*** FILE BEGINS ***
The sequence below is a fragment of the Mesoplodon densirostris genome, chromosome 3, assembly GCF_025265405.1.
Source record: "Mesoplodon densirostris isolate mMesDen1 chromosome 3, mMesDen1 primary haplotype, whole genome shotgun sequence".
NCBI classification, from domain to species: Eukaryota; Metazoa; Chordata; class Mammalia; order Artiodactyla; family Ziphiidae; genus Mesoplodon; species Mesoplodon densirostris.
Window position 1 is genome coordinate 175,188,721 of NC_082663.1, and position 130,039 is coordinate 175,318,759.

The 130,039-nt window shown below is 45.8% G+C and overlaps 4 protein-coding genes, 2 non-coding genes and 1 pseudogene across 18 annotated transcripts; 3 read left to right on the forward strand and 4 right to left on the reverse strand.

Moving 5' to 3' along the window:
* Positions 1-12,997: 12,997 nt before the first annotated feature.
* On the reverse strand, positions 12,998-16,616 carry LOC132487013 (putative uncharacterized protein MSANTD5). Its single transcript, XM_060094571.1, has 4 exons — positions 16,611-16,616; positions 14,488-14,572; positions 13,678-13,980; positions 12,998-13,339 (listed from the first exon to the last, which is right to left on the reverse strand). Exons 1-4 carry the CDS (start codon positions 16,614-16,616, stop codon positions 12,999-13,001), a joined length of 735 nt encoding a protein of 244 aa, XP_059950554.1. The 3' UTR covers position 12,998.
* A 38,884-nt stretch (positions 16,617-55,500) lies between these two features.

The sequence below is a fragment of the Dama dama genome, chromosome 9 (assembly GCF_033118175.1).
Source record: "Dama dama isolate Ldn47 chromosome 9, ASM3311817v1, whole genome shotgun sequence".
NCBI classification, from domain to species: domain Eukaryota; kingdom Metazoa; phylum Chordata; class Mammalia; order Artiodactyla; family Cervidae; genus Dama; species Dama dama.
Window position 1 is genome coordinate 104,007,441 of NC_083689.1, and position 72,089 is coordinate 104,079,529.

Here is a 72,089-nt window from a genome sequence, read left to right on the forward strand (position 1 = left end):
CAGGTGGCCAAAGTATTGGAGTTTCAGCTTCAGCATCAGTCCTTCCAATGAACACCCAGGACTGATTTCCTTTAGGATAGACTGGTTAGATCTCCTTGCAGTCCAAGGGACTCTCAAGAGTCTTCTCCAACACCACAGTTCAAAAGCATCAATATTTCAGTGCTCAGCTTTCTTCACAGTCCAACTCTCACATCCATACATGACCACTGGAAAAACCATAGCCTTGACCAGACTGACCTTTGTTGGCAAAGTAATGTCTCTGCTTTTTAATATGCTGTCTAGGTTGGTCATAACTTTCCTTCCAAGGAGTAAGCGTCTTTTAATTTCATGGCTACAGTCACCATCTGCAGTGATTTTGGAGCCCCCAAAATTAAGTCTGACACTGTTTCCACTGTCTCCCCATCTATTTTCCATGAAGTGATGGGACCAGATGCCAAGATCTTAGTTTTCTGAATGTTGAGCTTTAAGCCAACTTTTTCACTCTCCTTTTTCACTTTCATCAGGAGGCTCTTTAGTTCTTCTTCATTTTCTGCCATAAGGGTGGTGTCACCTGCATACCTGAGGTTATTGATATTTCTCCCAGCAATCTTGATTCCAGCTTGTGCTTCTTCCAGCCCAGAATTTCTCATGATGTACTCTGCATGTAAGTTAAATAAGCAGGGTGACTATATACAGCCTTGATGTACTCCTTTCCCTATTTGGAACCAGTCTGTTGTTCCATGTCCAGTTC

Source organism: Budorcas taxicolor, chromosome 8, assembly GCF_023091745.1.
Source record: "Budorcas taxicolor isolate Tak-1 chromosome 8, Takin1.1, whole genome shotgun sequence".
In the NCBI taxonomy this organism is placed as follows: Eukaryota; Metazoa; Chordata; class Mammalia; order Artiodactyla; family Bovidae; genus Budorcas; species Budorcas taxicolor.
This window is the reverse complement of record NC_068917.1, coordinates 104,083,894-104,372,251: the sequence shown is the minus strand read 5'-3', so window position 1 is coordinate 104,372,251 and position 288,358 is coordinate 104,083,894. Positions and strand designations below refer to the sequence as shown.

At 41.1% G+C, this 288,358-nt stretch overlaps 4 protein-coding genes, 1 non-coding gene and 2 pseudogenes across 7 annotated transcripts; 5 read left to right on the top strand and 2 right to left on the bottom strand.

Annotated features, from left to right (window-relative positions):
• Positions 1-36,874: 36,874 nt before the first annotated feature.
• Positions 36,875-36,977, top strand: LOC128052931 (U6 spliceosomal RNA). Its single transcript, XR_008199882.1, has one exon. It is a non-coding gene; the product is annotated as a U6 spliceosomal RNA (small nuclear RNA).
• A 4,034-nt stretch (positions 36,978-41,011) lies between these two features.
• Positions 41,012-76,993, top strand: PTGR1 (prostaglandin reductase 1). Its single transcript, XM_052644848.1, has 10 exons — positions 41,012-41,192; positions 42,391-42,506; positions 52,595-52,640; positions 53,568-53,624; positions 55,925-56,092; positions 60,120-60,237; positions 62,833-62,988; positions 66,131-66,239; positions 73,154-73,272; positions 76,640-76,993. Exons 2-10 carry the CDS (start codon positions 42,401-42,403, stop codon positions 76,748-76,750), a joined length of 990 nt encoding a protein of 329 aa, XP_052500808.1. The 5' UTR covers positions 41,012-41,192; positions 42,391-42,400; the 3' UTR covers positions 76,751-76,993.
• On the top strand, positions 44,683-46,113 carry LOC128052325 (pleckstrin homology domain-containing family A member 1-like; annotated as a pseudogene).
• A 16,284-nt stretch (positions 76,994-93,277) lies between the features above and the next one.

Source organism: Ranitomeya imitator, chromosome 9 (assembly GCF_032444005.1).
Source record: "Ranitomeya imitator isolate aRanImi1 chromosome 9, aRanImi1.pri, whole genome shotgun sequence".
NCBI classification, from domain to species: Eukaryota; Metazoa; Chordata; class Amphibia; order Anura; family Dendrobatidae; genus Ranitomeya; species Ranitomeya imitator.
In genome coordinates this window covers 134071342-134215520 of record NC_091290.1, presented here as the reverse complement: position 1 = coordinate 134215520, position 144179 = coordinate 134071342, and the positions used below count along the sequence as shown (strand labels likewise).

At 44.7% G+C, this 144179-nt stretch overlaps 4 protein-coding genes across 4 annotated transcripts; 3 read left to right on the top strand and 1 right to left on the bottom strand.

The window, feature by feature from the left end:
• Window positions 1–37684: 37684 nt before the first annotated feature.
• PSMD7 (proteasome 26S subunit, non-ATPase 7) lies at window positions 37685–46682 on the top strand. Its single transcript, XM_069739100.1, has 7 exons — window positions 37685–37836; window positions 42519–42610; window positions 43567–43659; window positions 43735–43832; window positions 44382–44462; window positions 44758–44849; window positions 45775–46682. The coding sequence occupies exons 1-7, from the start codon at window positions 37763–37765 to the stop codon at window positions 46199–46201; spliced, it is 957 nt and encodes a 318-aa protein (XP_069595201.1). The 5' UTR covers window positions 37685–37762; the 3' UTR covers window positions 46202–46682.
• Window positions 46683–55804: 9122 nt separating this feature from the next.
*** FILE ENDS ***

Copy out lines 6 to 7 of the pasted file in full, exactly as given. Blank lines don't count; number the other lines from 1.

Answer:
Moving 5' to 3' along the window:
* Positions 1-12,997: 12,997 nt before the first annotated feature.